People have always returned to nature, no matter how far civilization has pulled them out. In trading comfort and conformity for solitude and wilderness, they renounce what they perceive to be unnatural societal conventions and embrace nature itself—an uneasy bargain surprisingly common to every time and place.
Chinese artworks celebrate scholarly recluses, touting their seclusion as a sign of intellectual rigor and Taoist dedication. Ancient Hindu texts call for men to live in the forest during their third stage of life, and to become renunciants—rejecting all earthly pleasures—in their fourth and final stage. Christian tradition similarly venerates saints, hermits, and ascetics who led solitary lives in nature. Alec Soth, the Minnesota-based photographer, has investigated contemporary hermits who go “off the grid” in a fantasy of living beyond the reach of government.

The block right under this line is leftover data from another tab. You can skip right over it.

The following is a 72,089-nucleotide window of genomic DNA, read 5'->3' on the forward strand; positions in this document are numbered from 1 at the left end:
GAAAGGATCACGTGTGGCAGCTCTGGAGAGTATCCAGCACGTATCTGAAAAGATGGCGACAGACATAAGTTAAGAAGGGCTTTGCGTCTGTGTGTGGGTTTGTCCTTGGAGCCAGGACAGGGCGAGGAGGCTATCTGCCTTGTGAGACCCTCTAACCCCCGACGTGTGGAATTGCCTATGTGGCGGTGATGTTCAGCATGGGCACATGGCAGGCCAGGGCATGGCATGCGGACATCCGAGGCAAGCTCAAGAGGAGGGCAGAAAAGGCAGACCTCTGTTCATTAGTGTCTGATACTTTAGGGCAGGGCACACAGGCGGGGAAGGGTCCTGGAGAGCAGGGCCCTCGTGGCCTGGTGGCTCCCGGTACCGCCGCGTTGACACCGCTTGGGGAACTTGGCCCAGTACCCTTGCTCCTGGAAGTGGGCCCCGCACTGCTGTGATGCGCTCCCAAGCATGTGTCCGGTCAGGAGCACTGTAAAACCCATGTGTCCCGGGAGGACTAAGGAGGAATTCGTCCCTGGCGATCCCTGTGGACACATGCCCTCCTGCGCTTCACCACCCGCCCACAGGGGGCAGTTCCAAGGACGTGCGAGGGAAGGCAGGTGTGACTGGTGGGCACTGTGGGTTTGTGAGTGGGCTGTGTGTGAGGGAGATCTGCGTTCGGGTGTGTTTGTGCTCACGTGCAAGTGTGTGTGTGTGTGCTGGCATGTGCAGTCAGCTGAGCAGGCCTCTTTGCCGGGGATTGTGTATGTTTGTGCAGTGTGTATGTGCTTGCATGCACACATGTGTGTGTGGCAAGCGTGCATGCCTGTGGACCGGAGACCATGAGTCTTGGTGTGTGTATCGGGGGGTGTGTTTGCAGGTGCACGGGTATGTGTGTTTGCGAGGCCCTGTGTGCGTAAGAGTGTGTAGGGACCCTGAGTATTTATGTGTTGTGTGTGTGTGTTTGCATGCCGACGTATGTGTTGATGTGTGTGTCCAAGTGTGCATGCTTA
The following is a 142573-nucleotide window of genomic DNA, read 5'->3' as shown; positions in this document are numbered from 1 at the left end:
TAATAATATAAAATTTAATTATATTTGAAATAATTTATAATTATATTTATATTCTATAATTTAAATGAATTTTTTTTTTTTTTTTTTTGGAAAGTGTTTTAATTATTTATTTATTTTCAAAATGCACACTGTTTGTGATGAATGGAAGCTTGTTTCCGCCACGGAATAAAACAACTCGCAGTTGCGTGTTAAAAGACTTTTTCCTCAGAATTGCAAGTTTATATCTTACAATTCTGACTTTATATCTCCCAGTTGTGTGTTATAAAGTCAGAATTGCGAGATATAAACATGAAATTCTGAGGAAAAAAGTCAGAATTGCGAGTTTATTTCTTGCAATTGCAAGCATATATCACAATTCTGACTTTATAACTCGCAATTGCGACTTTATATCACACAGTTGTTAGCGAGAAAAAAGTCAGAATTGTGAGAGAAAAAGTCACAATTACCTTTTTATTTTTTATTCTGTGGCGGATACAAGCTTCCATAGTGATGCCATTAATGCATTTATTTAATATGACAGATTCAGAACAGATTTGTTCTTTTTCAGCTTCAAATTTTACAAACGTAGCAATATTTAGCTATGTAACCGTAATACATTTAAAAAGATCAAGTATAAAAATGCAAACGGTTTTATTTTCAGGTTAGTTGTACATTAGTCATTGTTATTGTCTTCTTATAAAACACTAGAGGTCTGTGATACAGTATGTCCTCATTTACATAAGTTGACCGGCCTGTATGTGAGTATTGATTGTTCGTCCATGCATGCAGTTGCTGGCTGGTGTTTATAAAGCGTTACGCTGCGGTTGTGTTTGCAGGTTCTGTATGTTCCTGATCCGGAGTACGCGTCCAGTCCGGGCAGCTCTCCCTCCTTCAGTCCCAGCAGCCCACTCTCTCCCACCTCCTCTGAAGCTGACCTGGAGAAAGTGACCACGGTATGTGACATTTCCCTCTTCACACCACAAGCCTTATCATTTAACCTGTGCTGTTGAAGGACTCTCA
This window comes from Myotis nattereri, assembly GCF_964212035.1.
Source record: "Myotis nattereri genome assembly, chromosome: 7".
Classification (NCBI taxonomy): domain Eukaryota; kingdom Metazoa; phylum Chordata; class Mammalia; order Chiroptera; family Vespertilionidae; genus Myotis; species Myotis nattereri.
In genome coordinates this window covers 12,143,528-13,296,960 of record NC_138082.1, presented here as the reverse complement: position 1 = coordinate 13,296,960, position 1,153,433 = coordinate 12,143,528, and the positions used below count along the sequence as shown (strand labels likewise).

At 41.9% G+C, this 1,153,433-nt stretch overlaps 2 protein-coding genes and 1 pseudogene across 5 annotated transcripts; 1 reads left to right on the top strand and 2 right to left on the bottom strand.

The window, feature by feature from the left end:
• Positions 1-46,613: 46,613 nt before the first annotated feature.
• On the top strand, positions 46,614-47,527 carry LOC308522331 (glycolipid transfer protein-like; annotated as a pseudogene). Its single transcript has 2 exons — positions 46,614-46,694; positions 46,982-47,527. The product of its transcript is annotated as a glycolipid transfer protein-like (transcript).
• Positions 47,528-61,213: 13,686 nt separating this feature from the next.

The artworks in this gallery, touching on each of these traditions, together encapsulate something ineffable—the unquenchable human thirst for enlightenment within nature.
Roberta Bartoli, John E. Andrus III Curatorial Fellow
Kenneth Krenz, Associate Registrar, Permanent Collection
Risha Lee, Jane Emison Assistant Curator of South and Southeast Asian Art